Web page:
After the Donbas Offensive: the Oldie-but-Goodie Putin Playbook of Bogus, Russia-Dependent, Breakaway Statelets

Ukraine ChernihivPutin can’t conquer Ukraine, but taking Donbas, creating another ‘frozen conflict,’ and ending the war before it all gets so much worse for Russia is a pretty good option.

This is a re-post of an essay I wrote for 1945.com.

There was some chatter that Putin would try to end the war by V-E Day (May 9). That would be smart. The war is a disaster for Putin. His military has been revealed as much weaker than expected. China will never see Russia as a equal now. The sanctions are going to reduce Russia’s economy by 10% this year. Oligarchs are losing their assets, and the Russian people will sour on this if it turns into a long grind like Afghanistan in the 80s.

So why not go back Putin’s long-established playbook of ginning up frozen conflicts? Putin got quite good at stirring up local conflicts on Russia’s periphery, getting Russia invited in as peacekeepers, getting local stooges to depend autonomy, and then having the whole mess freeze in place so that Russia could project power into an area and inhibit consolidation of western-leaning states on his border.

It seemed like that was originally the plan with recognition of Donetsk and Luhansk, but then Putin – probably drinking his own kool-aid about Ukraine being a ‘fake country’ – decided to show what a tough guy he was with an invasion he clearly didn’t really prepare for. Now, if the Donbas offensive doesn’t generate a real breakthrough, Putin is stuck either with a war of attrition or establishing a ‘frozen conflict’ in Donbas in order to get out of the war before the costs in material, sanctions, and prestige get any worse. That’s the best way out for him now.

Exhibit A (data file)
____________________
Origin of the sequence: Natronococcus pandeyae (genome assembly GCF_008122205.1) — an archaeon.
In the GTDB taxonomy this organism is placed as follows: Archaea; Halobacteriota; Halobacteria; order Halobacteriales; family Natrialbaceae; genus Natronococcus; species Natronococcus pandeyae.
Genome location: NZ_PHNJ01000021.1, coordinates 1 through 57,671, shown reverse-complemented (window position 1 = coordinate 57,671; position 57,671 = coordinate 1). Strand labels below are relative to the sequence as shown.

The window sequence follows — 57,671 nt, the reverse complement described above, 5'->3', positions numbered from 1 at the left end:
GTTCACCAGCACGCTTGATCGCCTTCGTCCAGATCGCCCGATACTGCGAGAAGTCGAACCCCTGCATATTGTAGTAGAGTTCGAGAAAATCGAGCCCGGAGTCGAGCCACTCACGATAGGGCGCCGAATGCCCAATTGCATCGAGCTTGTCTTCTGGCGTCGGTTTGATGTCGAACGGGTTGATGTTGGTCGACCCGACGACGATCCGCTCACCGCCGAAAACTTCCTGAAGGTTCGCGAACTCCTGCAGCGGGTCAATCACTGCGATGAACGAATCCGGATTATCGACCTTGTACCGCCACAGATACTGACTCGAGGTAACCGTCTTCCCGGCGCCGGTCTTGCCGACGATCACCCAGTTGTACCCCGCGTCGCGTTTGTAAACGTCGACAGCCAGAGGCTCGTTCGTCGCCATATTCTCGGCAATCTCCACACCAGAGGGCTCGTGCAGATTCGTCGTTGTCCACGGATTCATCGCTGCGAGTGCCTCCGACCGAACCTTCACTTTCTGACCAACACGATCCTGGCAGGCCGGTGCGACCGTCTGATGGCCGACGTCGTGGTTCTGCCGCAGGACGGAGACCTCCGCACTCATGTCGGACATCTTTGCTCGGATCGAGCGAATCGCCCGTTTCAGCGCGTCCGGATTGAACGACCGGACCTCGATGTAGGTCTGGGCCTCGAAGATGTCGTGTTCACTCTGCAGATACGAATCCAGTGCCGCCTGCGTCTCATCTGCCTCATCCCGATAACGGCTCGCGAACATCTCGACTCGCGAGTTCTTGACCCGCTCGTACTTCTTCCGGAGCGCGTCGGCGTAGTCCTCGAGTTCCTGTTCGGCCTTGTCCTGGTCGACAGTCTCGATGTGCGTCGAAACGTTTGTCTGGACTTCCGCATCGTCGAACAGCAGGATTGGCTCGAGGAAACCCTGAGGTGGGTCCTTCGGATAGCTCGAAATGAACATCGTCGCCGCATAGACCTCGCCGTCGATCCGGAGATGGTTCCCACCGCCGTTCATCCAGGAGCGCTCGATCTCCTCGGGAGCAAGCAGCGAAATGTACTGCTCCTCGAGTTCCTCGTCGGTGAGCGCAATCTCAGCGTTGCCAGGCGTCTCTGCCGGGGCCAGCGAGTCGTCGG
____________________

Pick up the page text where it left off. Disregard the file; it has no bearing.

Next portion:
Here is that essay from 1945:

Putin’s Likely Ukraine Goal Now is Breakaway and Pseudo-Republics in Eastern Ukraine – The Battle of Kyiv is over, and Russia has suffered a surprising and significant defeat. A middle power has inflicted a stinging loss on an ostensible great power. Russia’s status as a world power is obviously in question now. Despite its size and weight, it cannot reduce a significantly smaller neighbor.

Russian President Vladimir Putin must now – if only to impress his Chinese backers and justify the war to his own people – win some kind of battlefield victory elsewhere in Ukraine.

It increasingly looks like the Russian effort will be a tank surge in the Donbas. Rumor suggests that Putin is looking to end the war quickly, ideally by May 9, which is VE (Victory in Europe) Day, the day the Nazis finally surrender to the Soviet Union.

This would be a wise choice. Putin pretty clearly cannot take over all of Ukraine at this point. And the sanctions will soon bite deeply into the Russian economy. This war is breaking Russian power and pushing its economy into a major contraction. Putin himself will become persona non grata, unable to travel or access his overseas assets.

Read the rest here.

Mearsheimer, NATO Expansion, and the Ukraine War – M Predicts Russia’s Desire to Dominate Ukraine, but also NATO Expanding to Fill a Vacuum

UkraineEveryone seems to have a take on Mearsheimer and Ukraine, so here’s mine: Mearsheimer’s offensive realism predicts Russian’s desire to dominate its borderlands, but ALSO a NATO effort thwart that via expansion. So its awkward that he blames NATO, because playing international politics toughly is what his offensive realist theory would predict NATO to do.